United States

New statute contains limitations on micro captive insurance companies


The Protecting Americans from Tax Hikes (PATH) Act of 2015 has been promoted for its permanent and temporary tax benefits, but near the end of the act, amendments to section 831(b) modified the allowable deduction for micro captive insurance companies and increased restrictions on who can make the section 831(b) election. This election is made once but the requirements must be met each year to qualify for preferential treatment. These changes are effective for tax years beginning after Dec. 31, 2016.

Section 831(b) allows small, non-life, insurance companies to pay income tax on investment income only if they meet certain criteria. Prior to Dec. 31, 2016, a parent company could form a captive insurance company making the owner’s children shareholders while the parent maintained ownership of the parent company. The parent company could pay premiums to the captive insurance company in exchange for insurance effectively transferring the premium payments to the children without income or gift taxes while receiving a deduction for the premiums paid within the parent company. The IRS has considered some micro captive insurance companies a legitimate, but abusive, tax structure even going so far as listing it on their “Dirty Dozen” list of tax scams for 2015.

Under the new PATH Act legislation, the maximum amount of premiums paid to a captive insurance company will increase from $1.2 million to $2.2 million. This new benchmark will be indexed annually for inflation.

A new diversification requirement is added to the section 831(b) requirements. An insurance company must now meet one of two conditions:

1.            No more than 20 percent of the net written premiums (or, if greater, direct written premiums) of such company for the taxable year is attributable to any one policy holder, or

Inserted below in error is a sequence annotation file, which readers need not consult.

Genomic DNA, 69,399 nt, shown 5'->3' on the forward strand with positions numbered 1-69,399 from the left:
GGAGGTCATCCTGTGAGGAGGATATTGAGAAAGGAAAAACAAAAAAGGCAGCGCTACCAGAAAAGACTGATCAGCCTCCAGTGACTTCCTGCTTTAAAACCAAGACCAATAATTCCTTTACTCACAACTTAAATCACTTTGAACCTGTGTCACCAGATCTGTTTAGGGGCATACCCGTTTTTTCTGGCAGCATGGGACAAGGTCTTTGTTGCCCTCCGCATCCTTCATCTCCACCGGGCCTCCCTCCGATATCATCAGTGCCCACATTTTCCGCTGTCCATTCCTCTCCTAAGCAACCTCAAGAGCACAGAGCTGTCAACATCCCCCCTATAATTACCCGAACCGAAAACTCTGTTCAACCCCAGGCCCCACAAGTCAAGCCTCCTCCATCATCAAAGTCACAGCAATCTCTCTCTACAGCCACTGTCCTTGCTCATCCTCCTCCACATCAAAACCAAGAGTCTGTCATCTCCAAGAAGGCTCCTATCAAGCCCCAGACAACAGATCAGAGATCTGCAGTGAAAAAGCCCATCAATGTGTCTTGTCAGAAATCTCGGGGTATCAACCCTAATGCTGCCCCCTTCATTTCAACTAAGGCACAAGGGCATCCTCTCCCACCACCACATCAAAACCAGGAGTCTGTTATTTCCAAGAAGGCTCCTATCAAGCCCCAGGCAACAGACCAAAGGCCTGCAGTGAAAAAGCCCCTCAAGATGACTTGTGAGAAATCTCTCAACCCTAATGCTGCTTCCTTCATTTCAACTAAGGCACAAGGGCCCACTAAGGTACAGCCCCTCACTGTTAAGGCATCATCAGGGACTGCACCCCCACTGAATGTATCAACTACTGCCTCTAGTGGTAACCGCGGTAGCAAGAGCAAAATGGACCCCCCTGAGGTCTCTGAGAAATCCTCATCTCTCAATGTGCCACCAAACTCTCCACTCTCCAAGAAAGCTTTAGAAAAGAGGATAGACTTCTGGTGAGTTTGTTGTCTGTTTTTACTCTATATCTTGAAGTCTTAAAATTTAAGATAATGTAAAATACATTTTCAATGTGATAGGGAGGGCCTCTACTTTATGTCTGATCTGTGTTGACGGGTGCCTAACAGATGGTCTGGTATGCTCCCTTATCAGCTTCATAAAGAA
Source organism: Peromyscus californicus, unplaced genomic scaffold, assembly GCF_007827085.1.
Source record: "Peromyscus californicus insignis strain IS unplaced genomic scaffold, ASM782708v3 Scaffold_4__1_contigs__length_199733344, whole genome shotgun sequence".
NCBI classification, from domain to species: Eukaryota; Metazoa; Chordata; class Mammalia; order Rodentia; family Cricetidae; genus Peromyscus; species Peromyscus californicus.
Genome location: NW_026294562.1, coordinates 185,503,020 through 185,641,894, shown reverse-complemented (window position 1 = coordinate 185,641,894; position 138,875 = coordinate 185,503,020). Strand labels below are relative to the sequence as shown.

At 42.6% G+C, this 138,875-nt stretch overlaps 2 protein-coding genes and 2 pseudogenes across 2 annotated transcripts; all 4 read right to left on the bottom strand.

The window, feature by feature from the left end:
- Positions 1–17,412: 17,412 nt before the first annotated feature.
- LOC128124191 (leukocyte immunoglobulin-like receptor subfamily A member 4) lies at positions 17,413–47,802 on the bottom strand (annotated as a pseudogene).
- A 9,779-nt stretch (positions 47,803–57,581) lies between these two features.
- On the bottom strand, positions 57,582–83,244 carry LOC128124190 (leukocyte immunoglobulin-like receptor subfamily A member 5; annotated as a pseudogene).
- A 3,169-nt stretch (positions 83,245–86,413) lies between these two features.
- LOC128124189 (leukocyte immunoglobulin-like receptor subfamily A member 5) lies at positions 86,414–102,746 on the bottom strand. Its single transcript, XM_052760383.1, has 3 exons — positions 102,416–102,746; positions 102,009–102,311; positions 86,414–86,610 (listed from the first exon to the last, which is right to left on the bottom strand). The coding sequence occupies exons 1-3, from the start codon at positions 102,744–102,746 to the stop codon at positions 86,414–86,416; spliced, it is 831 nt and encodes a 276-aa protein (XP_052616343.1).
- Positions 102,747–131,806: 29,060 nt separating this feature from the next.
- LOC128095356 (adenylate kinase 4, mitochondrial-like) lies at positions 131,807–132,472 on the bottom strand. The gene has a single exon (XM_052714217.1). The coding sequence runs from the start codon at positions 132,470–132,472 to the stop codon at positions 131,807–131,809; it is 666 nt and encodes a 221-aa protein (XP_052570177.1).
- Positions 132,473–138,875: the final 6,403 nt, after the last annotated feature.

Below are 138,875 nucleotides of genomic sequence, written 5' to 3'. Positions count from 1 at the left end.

2.            Such insurance company does not meet the requirement of subclause (I) and no person who holds (directly or indirectly) an interest in such insurance company is a specified holder who holds (directly or indirectly) aggregate interests in such insurance company which constitutes a percentage of the entire interests in such insurance company which is more than a de minimis percentage higher than the percentage of interests in the specified assets with respect to such insurance company held (directly or indirectly) by such specified holder.

Defining a “specified holder” as any individual who holds an interest in the captive insurance company and who is a spouse or lineal descendant of an individual who owns an interest in the specified assets, and “specified assets” as the trades or businesses, rights, or assets to which net written premiums are paid to the captive insurance company.

While the second condition is convoluted, it essentially states, if a lineal descendant’s interest in a captive insurance company is greater than 2 percent, their ownership of the parent company must be, at least, the same percentage plus or minus 2 percent. These conditions effectively prevent using a micro captive insurance company as a wealth transfer tool.


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